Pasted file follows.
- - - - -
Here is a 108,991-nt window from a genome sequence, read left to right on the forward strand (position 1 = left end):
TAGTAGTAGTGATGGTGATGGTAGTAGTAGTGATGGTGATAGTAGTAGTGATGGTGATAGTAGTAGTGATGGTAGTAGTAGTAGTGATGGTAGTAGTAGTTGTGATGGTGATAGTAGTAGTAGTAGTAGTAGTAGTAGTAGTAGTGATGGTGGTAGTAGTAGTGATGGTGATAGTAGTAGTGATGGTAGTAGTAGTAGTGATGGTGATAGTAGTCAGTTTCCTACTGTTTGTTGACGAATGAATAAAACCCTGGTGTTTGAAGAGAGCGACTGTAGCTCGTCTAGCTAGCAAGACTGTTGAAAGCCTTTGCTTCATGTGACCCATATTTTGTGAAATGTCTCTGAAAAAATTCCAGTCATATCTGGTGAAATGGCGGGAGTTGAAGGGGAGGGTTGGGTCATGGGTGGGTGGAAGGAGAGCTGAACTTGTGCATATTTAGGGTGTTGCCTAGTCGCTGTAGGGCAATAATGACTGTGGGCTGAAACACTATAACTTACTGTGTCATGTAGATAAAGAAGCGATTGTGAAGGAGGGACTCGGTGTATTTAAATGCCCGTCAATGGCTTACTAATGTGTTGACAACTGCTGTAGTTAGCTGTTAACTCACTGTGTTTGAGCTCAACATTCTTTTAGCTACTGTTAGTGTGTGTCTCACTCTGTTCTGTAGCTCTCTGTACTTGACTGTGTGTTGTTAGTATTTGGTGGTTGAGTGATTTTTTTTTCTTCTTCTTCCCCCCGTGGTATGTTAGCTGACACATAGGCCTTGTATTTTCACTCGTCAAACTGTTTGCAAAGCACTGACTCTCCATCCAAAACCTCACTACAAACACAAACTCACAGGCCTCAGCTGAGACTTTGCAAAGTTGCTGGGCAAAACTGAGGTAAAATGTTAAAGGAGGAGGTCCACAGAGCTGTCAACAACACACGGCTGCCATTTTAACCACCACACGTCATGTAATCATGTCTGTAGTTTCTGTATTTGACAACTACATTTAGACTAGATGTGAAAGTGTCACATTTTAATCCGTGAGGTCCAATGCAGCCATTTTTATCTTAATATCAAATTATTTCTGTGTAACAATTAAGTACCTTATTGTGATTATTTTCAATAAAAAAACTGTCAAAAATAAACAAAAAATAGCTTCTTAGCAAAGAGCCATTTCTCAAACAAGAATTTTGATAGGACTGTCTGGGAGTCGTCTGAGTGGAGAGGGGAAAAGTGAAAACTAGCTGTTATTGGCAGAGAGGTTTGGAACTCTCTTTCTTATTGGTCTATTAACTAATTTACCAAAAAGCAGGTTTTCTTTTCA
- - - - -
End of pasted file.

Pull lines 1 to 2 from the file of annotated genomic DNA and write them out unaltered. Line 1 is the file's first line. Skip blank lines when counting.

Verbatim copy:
Here is a 108,991-nt window from a genome sequence, read left to right on the forward strand (position 1 = left end):
TAGTAGTAGTGATGGTGATGGTAGTAGTAGTGATGGTGATAGTAGTAGTGATGGTGATAGTAGTAGTGATGGTAGTAGTAGTAGTGATGGTAGTAGTAGTTGTGATGGTGATAGTAGTAGTAGTAGTAGTAGTAGTAGTAGTAGTGATGGTGGTAGTAGTAGTGATGGTGATAGTAGTAGTGATGGTAGTAGTAGTAGTGATGGTGATAGTAGTCAGTTTCCTACTGTTTGTTGACGAATGAATAAAACCCTGGTGTTTGAAGAGAGCGACTGTAGCTCGTCTAGCTAGCAAGACTGTTGAAAGCCTTTGCTTCATGTGACCCATATTTTGTGAAATGTCTCTGAAAAAATTCCAGTCATATCTGGTGAAATGGCGGGAGTTGAAGGGGAGGGTTGGGTCATGGGTGGGTGGAAGGAGAGCTGAACTTGTGCATATTTAGGGTGTTGCCTAGTCGCTGTAGGGCAATAATGACTGTGGGCTGAAACACTATAACTTACTGTGTCATGTAGATAAAGAAGCGATTGTGAAGGAGGGACTCGGTGTATTTAAATGCCCGTCAATGGCTTACTAATGTGTTGACAACTGCTGTAGTTAGCTGTTAACTCACTGTGTTTGAGCTCAACATTCTTTTAGCTACTGTTAGTGTGTGTCTCACTCTGTTCTGTAGCTCTCTGTACTTGACTGTGTGTTGTTAGTATTTGGTGGTTGAGTGATTTTTTTTTCTTCTTCTTCCCCCCGTGGTATGTTAGCTGACACATAGGCCTTGTATTTTCACTCGTCAAACTGTTTGCAAAGCACTGACTCTCCATCCAAAACCTCACTACAAACACAAACTCACAGGCCTCAGCTGAGACTTTGCAAAGTTGCTGGGCAAAACTGAGGTAAAATGTTAAAGGAGGAGGTCCACAGAGCTGTCAACAACACACGGCTGCCATTTTAACCACCACACGTCATGTAATCATGTCTGTAGTTTCTGTATTTGACAACTACATTTAGACTAGATGTGAAAGTGTCACATTTTAATCCGTGAGGTCCAATGCAGCCATTTTTATCTTAATATCAAATTATTTCTGTGTAACAATTAAGTACCTTATTGTGATTATTTTCAATAAAAAAACTGTCAAAAATAAACAAAAAATAGCTTCTTAGCAAAGAGCCATTTCTCAAACAAGAATTTTGATAGGACTGTCTGGGAGTCGTCTGAGTGGAGAGGGGAAAAGTGAAAACTAGCTGTTATTGGCAGAGAGGTTTGGAACTCTCTTTCTTATTGGTCTATTAACTAATTTACCAAAAAGCAGGTTTTCTTTTCA